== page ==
Changing culture is a long game, and measuring progress can be tricky. But early signs suggest “Mission Unstoppable” is succeeding, according to survey data from girls ages 10 to 15 and parents of girls of the same age who watched the show. A white paper produced last year by the Raben Group found 17% increased interest in STEM among viewers and 16% increased interest in STEM courses in high school or university. After watching the show, 20% more viewers described STEM careers as “appealing,” while 19% more said they perceived STEM careers as “creative.”

“Mission Unstoppable” is an outgrowth of a Lyda Hill Philanthropies initiative called IF/THEN, which works to help advance women in STEM and inspire the next generation to pursue these career paths. The initiative’s name is inspired by the idea “if you can see it, then you can be it,” Small said.

According to the American Association of University Women, women make up only 34% of the STEM workforce, and by college graduation, men greatly outnumber women in every engineering and computing discipline.

In partnership with the American Association for the Advancement of Science, Hill has supported a group of more than 120 scientists, or “ambassadors,” working across a wide range of fields. The women receive media and communications training to help boost awareness of their work. Around 40 of the IF/THEN “ambassadors” have been featured on “Mission Unstoppable.”

Lyda Hill Philanthropies has been the show’s primary funder, though Small declined to share how much the grantmaker has contributed.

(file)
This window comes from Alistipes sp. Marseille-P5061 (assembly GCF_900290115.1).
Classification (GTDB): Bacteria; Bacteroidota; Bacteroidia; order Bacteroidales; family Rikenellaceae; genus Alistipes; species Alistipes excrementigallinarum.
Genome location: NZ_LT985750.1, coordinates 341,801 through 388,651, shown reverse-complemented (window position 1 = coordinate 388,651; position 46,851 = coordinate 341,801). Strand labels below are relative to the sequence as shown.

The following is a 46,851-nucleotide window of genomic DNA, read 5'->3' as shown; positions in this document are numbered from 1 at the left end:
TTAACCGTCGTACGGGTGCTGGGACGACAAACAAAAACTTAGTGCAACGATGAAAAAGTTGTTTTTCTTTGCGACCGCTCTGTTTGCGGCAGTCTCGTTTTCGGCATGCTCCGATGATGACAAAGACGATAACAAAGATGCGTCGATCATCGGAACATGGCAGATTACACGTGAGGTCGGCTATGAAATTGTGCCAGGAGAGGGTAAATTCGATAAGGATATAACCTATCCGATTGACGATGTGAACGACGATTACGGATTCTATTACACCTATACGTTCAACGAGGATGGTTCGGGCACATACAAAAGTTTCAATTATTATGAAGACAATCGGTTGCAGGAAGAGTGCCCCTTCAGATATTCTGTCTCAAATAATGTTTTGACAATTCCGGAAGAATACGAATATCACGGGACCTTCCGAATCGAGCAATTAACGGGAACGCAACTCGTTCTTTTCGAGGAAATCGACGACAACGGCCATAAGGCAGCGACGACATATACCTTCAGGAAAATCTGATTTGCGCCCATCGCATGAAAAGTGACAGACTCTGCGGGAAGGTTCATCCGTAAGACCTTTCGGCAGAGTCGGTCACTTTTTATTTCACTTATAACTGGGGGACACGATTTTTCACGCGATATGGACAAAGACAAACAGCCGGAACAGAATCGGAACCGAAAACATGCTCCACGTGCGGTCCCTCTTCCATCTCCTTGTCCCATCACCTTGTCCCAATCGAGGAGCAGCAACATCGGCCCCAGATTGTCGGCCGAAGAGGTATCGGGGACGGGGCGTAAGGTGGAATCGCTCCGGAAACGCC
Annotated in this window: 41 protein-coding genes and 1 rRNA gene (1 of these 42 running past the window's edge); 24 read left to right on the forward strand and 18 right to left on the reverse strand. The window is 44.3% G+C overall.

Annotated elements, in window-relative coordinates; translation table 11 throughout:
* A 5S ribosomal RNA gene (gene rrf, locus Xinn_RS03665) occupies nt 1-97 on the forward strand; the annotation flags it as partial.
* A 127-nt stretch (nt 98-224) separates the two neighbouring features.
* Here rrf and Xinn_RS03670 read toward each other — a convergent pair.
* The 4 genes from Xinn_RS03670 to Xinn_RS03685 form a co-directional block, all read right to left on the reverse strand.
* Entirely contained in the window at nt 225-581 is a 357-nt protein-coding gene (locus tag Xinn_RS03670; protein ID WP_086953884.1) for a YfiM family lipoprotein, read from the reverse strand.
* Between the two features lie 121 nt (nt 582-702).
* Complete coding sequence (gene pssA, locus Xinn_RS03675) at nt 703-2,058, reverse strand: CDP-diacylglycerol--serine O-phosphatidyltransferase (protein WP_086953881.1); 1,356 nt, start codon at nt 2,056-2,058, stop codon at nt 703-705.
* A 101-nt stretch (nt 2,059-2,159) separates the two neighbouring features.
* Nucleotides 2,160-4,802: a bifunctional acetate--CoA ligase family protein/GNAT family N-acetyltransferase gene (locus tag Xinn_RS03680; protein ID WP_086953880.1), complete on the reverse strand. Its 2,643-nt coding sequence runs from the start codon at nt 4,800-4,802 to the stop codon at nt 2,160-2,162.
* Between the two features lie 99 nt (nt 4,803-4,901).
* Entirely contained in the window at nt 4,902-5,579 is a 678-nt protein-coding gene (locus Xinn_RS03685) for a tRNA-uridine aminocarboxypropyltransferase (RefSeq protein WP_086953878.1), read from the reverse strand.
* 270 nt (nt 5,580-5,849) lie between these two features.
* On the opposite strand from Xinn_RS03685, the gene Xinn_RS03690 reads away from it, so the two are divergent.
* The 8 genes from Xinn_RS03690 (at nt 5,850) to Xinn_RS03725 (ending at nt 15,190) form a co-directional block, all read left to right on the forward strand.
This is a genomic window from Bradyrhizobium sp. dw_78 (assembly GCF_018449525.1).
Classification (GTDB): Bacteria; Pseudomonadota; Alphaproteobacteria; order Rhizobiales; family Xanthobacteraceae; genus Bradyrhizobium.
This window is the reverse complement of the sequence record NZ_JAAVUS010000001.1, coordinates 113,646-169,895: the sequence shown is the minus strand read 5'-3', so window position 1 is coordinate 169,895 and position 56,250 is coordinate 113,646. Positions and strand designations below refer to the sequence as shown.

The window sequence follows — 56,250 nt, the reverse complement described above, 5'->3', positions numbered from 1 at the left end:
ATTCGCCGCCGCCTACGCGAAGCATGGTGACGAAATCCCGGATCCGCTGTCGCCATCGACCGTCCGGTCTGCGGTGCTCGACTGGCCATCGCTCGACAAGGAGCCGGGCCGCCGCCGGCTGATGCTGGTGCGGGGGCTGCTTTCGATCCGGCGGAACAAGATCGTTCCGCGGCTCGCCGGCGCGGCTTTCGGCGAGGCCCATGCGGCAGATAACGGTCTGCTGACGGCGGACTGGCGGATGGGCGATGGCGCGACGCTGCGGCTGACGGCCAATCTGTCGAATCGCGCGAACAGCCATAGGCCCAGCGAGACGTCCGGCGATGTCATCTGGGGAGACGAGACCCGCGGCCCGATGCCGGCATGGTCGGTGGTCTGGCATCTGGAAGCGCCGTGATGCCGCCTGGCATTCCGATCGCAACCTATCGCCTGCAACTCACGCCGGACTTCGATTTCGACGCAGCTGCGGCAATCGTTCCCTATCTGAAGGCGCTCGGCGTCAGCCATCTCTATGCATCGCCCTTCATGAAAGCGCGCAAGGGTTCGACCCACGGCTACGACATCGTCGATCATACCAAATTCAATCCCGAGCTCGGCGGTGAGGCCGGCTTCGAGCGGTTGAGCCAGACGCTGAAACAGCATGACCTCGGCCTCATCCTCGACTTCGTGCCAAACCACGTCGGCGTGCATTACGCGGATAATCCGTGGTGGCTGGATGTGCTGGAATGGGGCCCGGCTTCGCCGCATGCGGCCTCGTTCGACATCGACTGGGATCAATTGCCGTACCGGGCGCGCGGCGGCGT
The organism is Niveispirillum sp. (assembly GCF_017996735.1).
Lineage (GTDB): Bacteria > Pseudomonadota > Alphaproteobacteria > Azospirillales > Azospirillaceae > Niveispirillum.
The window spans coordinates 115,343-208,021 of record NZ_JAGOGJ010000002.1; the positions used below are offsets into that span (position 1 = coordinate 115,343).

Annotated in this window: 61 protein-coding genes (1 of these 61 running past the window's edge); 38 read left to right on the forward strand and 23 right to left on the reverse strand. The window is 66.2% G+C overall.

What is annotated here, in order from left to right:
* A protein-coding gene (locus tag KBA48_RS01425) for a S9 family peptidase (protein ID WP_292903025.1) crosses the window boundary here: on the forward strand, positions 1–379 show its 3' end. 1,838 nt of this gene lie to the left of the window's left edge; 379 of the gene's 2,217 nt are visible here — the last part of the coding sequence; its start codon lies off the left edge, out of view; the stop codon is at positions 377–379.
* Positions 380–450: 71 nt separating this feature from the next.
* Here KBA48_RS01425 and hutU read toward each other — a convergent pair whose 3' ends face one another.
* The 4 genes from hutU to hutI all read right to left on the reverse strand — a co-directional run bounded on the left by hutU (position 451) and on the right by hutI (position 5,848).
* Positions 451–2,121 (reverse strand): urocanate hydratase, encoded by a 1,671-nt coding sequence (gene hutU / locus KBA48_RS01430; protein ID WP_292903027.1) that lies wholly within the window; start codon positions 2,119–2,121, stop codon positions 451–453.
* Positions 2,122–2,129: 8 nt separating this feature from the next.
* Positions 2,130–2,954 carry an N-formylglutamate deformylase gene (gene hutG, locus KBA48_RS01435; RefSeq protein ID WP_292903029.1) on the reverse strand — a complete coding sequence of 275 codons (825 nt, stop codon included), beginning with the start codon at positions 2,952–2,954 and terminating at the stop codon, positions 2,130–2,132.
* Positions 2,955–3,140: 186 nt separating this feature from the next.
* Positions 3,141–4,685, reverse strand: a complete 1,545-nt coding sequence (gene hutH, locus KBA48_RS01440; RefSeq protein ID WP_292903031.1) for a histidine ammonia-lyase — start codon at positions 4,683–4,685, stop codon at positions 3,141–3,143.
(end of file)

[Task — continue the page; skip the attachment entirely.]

It can cost “millions of dollars to produce shows,” she said, adding that the foundation’s significant investment has had a great return on investment. A 2021 report produced by Lyda Hill Philanthropies and the Geena Davis Institute on Gender in Media demonstrated that representation in film and television plays a “profound role” in how young girls think about their future career trajectories.

But production and entertainment value matter.

“When you immerse a viewer in a story that has humor, that has excitement, that has all kinds of emotional currency, it tends to be so much more sticky than if they feel like they’re reading a textbook about that subject,” says Bryan Curb, senior vice president and general manager of Educational & Informational Programming with Hearst Media Production Group, which worked alongside Lyda Hill Philanthropies to produce the series.

“Missions, while they may be well-meaning, are not really going to be fulfilled if you don’t get people watching,” he added. “Our goal is to get eyeballs on the screen.”